PHUKET CITY: The National Disaster Warning Center (NDWC), together with provincial and local authorities, will conduct the first full-scale test of its 79-tower tsunami warning system in the six Andaman Coast provinces on the morning of July 25.
The exercise has been dubbed “Andaman Wave 007” by the agency.
To prepare for the test, which will include evacuation drills in all 19 tsunami-risk areas of Phuket, Phuket Vice-Governor Tri Augkaradacha chaired a meeting at the Phuket Provincial Health Office on July 11.
The evacuation drills will be organized by district offices, with the exception of Patong, where the municipality will be responsible.
The alarms will sound at 9:30 am and will be followed by the evacuation drills. The areas, along with Patong, include:
Muang district: Ao Yon, Kata, Karon, Kata Noi, Nai Harn, Rawai, Koh Lone, Koh Racha, and Ao Chalong.
Thalang district: Nai Yang, Bang Tao and Lay Phang, Mai Khao, Ao Por.
Kathu district: Kamala Beach.
The testing will include siren sounds as well as voice messages in Thai and English triggered by officials at the NDWC headquarters in Nonthaburi.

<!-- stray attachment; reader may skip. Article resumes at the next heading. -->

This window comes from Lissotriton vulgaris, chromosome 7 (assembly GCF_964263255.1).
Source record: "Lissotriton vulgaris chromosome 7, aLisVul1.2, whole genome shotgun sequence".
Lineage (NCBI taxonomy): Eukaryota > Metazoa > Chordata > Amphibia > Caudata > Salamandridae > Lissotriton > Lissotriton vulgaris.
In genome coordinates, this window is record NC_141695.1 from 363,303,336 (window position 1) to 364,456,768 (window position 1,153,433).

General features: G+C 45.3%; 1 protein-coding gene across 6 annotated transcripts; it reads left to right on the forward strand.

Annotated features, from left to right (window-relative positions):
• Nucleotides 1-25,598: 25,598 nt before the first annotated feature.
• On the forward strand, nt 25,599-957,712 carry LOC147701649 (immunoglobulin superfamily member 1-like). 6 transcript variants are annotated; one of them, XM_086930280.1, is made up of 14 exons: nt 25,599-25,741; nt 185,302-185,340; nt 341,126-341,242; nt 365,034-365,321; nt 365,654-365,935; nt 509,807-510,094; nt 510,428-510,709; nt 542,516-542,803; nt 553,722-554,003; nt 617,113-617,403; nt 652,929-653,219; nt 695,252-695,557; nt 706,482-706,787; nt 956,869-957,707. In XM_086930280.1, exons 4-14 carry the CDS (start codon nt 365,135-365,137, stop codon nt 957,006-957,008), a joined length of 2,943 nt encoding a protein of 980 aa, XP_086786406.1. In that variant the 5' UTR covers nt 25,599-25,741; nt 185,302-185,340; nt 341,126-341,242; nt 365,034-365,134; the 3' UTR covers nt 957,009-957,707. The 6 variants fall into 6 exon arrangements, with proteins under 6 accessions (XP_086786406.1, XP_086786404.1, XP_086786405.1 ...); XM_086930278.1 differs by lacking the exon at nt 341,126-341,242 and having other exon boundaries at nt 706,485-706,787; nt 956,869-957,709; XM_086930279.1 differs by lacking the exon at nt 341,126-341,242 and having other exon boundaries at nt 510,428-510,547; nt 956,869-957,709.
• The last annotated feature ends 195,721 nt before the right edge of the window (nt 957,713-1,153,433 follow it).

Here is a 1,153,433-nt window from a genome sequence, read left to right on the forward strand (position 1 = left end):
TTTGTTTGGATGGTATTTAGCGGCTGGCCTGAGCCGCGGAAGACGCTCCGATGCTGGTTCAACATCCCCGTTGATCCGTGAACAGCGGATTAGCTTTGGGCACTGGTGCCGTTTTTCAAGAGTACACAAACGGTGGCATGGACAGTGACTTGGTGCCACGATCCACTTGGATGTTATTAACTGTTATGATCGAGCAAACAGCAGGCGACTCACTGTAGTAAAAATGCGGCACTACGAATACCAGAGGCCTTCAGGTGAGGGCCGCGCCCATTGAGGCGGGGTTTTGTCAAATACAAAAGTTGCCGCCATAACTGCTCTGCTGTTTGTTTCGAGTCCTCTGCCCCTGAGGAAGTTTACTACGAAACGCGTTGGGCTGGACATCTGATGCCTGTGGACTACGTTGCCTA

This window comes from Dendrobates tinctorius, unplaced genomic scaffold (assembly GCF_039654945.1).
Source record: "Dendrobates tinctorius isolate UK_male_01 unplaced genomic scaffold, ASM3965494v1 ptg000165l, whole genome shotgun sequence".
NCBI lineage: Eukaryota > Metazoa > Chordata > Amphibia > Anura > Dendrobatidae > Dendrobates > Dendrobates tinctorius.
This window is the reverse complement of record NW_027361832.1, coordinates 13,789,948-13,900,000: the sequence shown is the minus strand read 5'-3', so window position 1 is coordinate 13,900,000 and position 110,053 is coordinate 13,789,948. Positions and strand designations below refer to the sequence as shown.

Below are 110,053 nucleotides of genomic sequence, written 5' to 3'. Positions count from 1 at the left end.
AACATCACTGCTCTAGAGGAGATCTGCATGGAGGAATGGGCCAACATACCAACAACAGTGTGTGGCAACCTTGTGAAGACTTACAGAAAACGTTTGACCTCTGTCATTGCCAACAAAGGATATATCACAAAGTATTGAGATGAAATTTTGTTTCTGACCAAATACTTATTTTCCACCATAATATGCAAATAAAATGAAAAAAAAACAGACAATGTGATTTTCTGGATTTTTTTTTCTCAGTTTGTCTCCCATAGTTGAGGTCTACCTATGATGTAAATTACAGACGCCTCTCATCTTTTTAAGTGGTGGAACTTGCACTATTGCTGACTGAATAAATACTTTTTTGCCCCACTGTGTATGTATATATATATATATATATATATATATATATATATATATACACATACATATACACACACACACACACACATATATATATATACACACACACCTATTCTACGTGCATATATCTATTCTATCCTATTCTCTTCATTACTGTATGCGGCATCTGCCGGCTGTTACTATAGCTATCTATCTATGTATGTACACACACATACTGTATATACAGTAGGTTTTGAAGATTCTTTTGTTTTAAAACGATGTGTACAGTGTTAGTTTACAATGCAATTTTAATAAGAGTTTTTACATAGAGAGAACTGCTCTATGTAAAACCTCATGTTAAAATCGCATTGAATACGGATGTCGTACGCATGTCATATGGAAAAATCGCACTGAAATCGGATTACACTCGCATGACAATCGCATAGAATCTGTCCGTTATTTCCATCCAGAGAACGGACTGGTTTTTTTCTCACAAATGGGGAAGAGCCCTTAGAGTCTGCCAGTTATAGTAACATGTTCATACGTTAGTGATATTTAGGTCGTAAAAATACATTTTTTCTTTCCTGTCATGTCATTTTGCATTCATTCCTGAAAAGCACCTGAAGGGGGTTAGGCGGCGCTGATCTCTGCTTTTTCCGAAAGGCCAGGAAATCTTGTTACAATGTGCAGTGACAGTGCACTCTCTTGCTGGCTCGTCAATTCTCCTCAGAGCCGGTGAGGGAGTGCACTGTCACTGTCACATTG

A previously scheduled regional testing scheduled for April 30 was canceled at the last minute, leading to widespread speculation that the satellite links were not functioning properly.
NDWC Director Dr Smith Dharmasaroja vigorously dismissed these claims, saying that the cancellation was necessary because local authorities had failed to inform people in their locales and the NDWC did not want to create a public panic.
However, he also told the Gazette that it was unrealistic to expect all of the towers to function perfectly during the drill and the NDWC will welcome feedback from the public about the July 25 drill through its hotline number 1860.
Some 40 independent observers, including members of international organizations such as the Red Cross, are expected to attend and the evacuation will be broadcast live from several locations by Thai TV Channel 11, he said.
Dr Smith also told the Gazette that he will continue to press the Information and Communications Ministry to get the Cabinet to approve funding by year’s end for two more direct-detection buoys to be deployed off Thailand’s Andaman coast.
The detection buoy now sited in the middle of the Indian Ocean is too far on the opposite side of the Java Trench subduction zone to be of much use to Thailand should another tsunami-producing earthquake occur in the same area as the Boxing Day earthquake in 2004, he admitted.
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